Natural Art: The Photography of Brad Hill

MY Rock!

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In the Field

MY Rock! Northern Vancouver Island, BC, Canada. August 20, 2012

Steller Sea Lions are gregarious animals that are often found in large groups on what are known as "haul out rocks". Any animal who spends time around others of its own species has to figure out how to interact with them in a diversity of situations. Just being in very close proximity on rocks pretty much ensures that sea lions will spend a lot of time interacting. Add in the effect of shrinking real estate due to rising tide water can pretty much guarantee you're going to see a LOT of intraspecific interactions with sea lions.

About 20 minutes before I shot this image the rock shown was high enough out of the water that there was room for 5 sea lions on it. But, as the water rose minute-by-minute there was less and less room on the rock, and one-by-one the lowest ranking sea lion got kicked off the rock by one of his or her so-called "buddies"! By the time I captured this shot there was room for only ONE sea lion on the rock, and, despite the pleas of this smaller female, she wasn't too interested in sharing it! It was great fun watching the series of interactions on this rock, and even MORE fun photographing it!

Here's a higher resolution (2400 pixel) version of this mouthy sea lion:

MY Rock! Download 2400 pixel image (JPEG: 1.0 MB)


1. This image - in all resolutions - is protected by copyright. I'm fine with personal uses of it (including use as desktop backgrounds or screensavers on your own computer), but unauthorized commercial use of the image is prohibited by law. Thanks in advance for respecting my copyright!

2. Like all wildlife photographs on this website, this image was captured following the strict ethical guidelines described in The Wildlife FIRST! Principles of Photographer Conduct. I encourage all wildlife photographers to always put the welfare of their subjects above the value of their photographs.

3. This image was captured during my "Humpback, Orcas, Sea Lions & More" photo tour in August of 2012. Each year I offer trips into two different parts of the Great Bear Rainforest as well as one to photograph aquatic mammals and oceanscapes near the northern tip of Vancouver Island. And, in selected years, I also offer photo tours to locations to capture other highly sought-after subjects, such as various owl species of the boreal forest and wildlife of Canada's Arctic. Details about these trips can be found on the Photo Tours page of this website.

Behind the Camera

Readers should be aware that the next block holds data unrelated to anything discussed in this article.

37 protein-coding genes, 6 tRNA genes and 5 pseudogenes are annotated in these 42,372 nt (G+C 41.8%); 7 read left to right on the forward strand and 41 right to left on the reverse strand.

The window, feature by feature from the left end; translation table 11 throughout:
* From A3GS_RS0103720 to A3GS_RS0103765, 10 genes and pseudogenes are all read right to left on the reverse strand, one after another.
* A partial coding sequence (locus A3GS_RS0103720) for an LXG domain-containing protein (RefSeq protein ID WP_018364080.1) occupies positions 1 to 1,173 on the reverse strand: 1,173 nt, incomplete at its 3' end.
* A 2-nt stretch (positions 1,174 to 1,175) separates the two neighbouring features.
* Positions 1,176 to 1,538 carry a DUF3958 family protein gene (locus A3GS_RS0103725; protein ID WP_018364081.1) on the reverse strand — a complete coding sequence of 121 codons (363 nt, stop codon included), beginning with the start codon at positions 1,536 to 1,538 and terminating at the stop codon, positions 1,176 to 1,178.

MY Rock! Northern Vancouver Island, BC, Canada. August 20, 2012

Digital Capture; Compressed RAW (NEF) 14-bit format; ISO 200.

Nikon D4 paired with Nikkor 400mm f2.8 VRII prime lens - hand-held from floating Zodiac. VR on and in normal mode.

1/1600s @ f5.6; -0.67 stop compensation from matrix-metered exposure setting. Auto ISO engaged (with shutter speed set to 1/1600s).

At the Computer

MY Rock! Northern Vancouver Island, BC, Canada. August 20, 2012

RAW Conversion to 16-bit TIFF, including first-pass/capture sharpening using Capture One Pro version 7. Three raw variants (processed from raw) differing by a total of 0.5 stops in exposure.

Further digital corrections on resulting 16-bit TIFF files using Adobe's Photoshop CS6 and Light Craft's Lightzone. Photoshop adjustments included compositing the raw conversion exposure variants, selective minor tweaks to exposure, selective colour saturation and desaturation, and selective sharpening for web output. Final tone tweaking performed using tonemapper/re-light tool in Lightzone.


MY Rock! Northern Vancouver Island, BC, Canada. August 20, 2012

Ten percent of the revenue generated by this image will be donated to Raincoast*.

Species Status in Canada**: Special Concern (November 2003) - protected in Canada since 1970.

The Steller's Sea-Lion (Eumetopias jubatus) is the largest of the sea-lions, and males can weigh up to a ton (females are considerably smaller and rarely weigh over 600 lb). Males compete among themselves for females, and successful males end up breeding with several females within their harem.

From the early 1900's through to the 1970's huge numbers of Steller's Sea-Lions were culled for their fur and to remove a competitor (for humans) for salmon. During that time approximately 55,000 sea lions were killed and the breeding population of BC was lowered to about 4,000 animals. Since the Steller Sea Lion first received protection in 1970 the population in the coastal waters of BC has grown to between 18,000 to 19,700 animals (7,600 or so of these are of breeding age).

*The Raincoast Conservation Society (and Foundation) is an effective and efficient organization that has been fighting for protection of this unique habitat. If you are looking for a meaningful way to contribute to the conservation of this amazing ecosystem, Raincoast will provide maximal "bang" for your conservation dollars.

**as determined by COSEWIC: The Committee on the Status of Endangered Wildlife in Canada